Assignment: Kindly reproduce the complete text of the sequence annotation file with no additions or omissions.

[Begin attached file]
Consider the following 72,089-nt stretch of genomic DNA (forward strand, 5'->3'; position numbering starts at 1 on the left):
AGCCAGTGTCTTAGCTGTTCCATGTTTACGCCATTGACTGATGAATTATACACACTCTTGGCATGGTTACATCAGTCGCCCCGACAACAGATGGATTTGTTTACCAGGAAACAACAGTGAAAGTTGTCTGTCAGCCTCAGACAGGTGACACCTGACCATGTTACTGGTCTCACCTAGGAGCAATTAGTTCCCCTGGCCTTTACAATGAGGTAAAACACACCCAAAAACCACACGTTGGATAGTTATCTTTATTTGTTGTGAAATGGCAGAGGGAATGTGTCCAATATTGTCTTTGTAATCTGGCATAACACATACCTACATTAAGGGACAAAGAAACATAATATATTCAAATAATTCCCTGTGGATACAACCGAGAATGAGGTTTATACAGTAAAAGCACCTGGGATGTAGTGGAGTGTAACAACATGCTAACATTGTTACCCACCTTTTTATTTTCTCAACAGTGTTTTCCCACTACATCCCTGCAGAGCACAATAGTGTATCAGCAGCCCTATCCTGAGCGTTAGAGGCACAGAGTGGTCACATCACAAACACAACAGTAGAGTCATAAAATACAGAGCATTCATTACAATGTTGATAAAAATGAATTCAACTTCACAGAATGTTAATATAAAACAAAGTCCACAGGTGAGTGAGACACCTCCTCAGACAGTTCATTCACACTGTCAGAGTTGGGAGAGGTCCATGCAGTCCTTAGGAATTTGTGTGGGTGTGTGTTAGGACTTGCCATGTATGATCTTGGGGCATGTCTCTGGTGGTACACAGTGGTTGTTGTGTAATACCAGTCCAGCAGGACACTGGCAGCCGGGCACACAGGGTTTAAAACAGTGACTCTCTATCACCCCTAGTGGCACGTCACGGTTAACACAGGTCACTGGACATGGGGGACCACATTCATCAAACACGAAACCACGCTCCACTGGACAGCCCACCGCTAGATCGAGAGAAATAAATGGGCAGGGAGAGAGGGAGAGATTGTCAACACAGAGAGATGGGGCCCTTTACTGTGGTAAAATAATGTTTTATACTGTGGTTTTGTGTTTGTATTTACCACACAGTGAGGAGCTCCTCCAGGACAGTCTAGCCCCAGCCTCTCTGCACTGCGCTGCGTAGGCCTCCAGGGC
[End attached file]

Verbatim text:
Consider the following 72,089-nt stretch of genomic DNA (forward strand, 5'->3'; position numbering starts at 1 on the left):
AGCCAGTGTCTTAGCTGTTCCATGTTTACGCCATTGACTGATGAATTATACACACTCTTGGCATGGTTACATCAGTCGCCCCGACAACAGATGGATTTGTTTACCAGGAAACAACAGTGAAAGTTGTCTGTCAGCCTCAGACAGGTGACACCTGACCATGTTACTGGTCTCACCTAGGAGCAATTAGTTCCCCTGGCCTTTACAATGAGGTAAAACACACCCAAAAACCACACGTTGGATAGTTATCTTTATTTGTTGTGAAATGGCAGAGGGAATGTGTCCAATATTGTCTTTGTAATCTGGCATAACACATACCTACATTAAGGGACAAAGAAACATAATATATTCAAATAATTCCCTGTGGATACAACCGAGAATGAGGTTTATACAGTAAAAGCACCTGGGATGTAGTGGAGTGTAACAACATGCTAACATTGTTACCCACCTTTTTATTTTCTCAACAGTGTTTTCCCACTACATCCCTGCAGAGCACAATAGTGTATCAGCAGCCCTATCCTGAGCGTTAGAGGCACAGAGTGGTCACATCACAAACACAACAGTAGAGTCATAAAATACAGAGCATTCATTACAATGTTGATAAAAATGAATTCAACTTCACAGAATGTTAATATAAAACAAAGTCCACAGGTGAGTGAGACACCTCCTCAGACAGTTCATTCACACTGTCAGAGTTGGGAGAGGTCCATGCAGTCCTTAGGAATTTGTGTGGGTGTGTGTTAGGACTTGCCATGTATGATCTTGGGGCATGTCTCTGGTGGTACACAGTGGTTGTTGTGTAATACCAGTCCAGCAGGACACTGGCAGCCGGGCACACAGGGTTTAAAACAGTGACTCTCTATCACCCCTAGTGGCACGTCACGGTTAACACAGGTCACTGGACATGGGGGACCACATTCATCAAACACGAAACCACGCTCCACTGGACAGCCCACCGCTAGATCGAGAGAAATAAATGGGCAGGGAGAGAGGGAGAGATTGTCAACACAGAGAGATGGGGCCCTTTACTGTGGTAAAATAATGTTTTATACTGTGGTTTTGTGTTTGTATTTACCACACAGTGAGGAGCTCCTCCAGGACAGTCTAGCCCCAGCCTCTCTGCACTGCGCTGCGTAGGCCTCCAGGGC